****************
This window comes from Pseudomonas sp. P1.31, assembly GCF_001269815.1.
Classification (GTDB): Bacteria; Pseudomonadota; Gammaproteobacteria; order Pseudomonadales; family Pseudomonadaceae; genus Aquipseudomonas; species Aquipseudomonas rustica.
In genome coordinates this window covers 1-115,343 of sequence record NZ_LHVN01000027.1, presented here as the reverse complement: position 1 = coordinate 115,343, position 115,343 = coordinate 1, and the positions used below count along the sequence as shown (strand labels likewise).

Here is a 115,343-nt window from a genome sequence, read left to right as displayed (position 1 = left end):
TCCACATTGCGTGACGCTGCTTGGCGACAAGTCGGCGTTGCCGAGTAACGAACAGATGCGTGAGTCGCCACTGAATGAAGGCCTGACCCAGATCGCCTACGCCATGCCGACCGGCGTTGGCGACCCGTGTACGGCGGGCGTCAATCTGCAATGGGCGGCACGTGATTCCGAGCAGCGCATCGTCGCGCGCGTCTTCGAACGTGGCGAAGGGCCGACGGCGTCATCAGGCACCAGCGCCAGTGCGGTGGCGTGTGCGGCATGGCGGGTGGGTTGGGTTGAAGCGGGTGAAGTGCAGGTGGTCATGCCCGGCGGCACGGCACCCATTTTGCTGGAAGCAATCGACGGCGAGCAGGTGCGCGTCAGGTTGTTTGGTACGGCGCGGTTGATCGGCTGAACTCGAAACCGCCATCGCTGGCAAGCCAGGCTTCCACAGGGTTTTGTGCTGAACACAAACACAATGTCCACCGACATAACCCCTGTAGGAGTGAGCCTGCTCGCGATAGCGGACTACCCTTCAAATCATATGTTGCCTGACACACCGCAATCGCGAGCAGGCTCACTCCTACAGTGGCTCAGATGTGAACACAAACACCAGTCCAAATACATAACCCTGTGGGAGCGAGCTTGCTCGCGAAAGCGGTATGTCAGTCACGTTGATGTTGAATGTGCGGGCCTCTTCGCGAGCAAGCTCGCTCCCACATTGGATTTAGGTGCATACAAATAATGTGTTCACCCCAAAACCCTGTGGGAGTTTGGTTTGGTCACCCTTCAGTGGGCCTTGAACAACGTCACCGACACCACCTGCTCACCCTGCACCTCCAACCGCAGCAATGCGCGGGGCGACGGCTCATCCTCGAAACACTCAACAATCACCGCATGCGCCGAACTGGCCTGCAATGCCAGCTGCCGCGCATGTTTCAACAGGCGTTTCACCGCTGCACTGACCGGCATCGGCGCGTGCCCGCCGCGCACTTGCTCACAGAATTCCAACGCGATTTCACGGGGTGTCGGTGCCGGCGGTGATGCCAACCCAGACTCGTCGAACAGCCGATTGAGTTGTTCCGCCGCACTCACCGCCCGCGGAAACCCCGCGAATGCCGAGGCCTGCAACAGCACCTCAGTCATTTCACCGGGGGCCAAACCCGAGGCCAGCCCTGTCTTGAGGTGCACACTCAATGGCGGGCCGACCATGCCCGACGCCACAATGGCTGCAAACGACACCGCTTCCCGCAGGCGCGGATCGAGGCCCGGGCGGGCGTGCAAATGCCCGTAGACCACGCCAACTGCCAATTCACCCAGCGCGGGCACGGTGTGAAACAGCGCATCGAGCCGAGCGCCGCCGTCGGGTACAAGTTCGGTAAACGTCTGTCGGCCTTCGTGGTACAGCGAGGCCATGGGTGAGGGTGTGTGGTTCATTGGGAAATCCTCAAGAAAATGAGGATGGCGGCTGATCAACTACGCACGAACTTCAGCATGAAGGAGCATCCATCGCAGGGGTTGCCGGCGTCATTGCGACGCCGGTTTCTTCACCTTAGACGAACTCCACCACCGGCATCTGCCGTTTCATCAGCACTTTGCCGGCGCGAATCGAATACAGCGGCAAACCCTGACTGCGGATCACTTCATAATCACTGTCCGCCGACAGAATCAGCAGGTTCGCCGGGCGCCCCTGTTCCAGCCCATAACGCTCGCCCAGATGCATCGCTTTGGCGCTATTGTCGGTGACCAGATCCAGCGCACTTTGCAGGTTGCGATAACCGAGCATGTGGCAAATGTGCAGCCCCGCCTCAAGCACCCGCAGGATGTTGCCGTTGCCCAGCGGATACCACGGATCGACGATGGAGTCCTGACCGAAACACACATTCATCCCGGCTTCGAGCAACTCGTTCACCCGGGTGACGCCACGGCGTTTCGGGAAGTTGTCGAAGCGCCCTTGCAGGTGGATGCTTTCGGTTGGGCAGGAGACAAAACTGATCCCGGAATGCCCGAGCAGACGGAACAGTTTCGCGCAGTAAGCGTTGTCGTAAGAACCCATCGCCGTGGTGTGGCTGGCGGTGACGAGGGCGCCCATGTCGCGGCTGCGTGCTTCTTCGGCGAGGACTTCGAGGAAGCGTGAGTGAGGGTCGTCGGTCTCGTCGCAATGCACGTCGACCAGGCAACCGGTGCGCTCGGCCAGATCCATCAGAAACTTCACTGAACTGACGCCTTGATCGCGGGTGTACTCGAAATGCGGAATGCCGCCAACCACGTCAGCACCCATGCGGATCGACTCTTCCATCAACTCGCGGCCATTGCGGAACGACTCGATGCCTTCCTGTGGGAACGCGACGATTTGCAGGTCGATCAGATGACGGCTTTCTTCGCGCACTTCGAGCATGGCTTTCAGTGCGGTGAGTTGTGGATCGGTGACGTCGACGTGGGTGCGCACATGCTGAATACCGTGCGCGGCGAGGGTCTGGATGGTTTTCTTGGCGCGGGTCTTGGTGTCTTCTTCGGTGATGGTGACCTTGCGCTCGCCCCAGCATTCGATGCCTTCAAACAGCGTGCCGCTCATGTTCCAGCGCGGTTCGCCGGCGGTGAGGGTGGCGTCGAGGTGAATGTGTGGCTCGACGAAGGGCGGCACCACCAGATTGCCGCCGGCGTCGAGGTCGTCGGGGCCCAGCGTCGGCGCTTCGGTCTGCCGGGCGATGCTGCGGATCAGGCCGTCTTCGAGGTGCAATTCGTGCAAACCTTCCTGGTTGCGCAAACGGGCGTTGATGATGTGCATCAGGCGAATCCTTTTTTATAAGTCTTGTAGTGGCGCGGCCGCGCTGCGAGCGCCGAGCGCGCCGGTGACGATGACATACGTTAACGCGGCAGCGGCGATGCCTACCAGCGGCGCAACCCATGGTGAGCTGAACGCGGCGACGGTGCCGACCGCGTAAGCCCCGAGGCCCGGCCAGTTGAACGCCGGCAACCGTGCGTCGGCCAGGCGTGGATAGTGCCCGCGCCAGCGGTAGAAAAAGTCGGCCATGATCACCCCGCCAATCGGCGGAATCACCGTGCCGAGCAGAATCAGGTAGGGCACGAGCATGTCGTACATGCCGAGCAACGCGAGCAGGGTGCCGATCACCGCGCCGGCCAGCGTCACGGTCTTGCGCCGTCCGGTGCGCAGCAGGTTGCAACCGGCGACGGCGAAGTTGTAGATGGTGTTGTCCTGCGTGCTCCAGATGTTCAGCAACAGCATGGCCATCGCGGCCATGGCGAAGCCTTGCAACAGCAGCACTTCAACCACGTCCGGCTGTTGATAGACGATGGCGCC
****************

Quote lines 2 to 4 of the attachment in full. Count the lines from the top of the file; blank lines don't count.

Classification (GTDB): Bacteria; Pseudomonadota; Gammaproteobacteria; order Pseudomonadales; family Pseudomonadaceae; genus Aquipseudomonas; species Aquipseudomonas rustica.
In genome coordinates this window covers 1-115,343 of sequence record NZ_LHVN01000027.1, presented here as the reverse complement: position 1 = coordinate 115,343, position 115,343 = coordinate 1, and the positions used below count along the sequence as shown (strand labels likewise).

Here is a 115,343-nt window from a genome sequence, read left to right as displayed (position 1 = left end):